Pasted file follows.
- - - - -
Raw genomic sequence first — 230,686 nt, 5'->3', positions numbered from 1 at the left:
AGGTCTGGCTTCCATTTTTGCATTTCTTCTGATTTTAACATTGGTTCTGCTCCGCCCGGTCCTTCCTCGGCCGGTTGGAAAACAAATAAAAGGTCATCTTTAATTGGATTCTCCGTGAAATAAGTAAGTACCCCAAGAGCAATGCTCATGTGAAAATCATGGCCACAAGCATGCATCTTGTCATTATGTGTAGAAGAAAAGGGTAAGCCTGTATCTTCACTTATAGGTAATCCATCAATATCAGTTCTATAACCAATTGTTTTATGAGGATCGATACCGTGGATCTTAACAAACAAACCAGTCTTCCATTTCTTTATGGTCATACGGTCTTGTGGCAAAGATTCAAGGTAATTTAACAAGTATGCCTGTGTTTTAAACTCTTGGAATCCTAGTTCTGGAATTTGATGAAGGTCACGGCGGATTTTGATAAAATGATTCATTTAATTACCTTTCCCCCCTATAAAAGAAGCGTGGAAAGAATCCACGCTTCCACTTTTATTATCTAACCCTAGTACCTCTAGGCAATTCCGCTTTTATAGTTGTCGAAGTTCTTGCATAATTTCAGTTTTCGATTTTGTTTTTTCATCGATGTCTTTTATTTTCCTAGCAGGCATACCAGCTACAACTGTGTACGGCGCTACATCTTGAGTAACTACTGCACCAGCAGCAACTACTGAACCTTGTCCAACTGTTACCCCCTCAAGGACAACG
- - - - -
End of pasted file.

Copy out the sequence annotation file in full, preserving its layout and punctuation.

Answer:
Raw genomic sequence first — 230,686 nt, 5'->3', positions numbered from 1 at the left:
AGGTCTGGCTTCCATTTTTGCATTTCTTCTGATTTTAACATTGGTTCTGCTCCGCCCGGTCCTTCCTCGGCCGGTTGGAAAACAAATAAAAGGTCATCTTTAATTGGATTCTCCGTGAAATAAGTAAGTACCCCAAGAGCAATGCTCATGTGAAAATCATGGCCACAAGCATGCATCTTGTCATTATGTGTAGAAGAAAAGGGTAAGCCTGTATCTTCACTTATAGGTAATCCATCAATATCAGTTCTATAACCAATTGTTTTATGAGGATCGATACCGTGGATCTTAACAAACAAACCAGTCTTCCATTTCTTTATGGTCATACGGTCTTGTGGCAAAGATTCAAGGTAATTTAACAAGTATGCCTGTGTTTTAAACTCTTGGAATCCTAGTTCTGGAATTTGATGAAGGTCACGGCGGATTTTGATAAAATGATTCATTTAATTACCTTTCCCCCCTATAAAAGAAGCGTGGAAAGAATCCACGCTTCCACTTTTATTATCTAACCCTAGTACCTCTAGGCAATTCCGCTTTTATAGTTGTCGAAGTTCTTGCATAATTTCAGTTTTCGATTTTGTTTTTTCATCGATGTCTTTTATTTTCCTAGCAGGCATACCAGCTACAACTGTGTACGGCGCTACATCTTGAGTAACTACTGCACCAGCAGCAACTACTGAACCTTGTCCAACTGTTACCCCCTCAAGGACAACG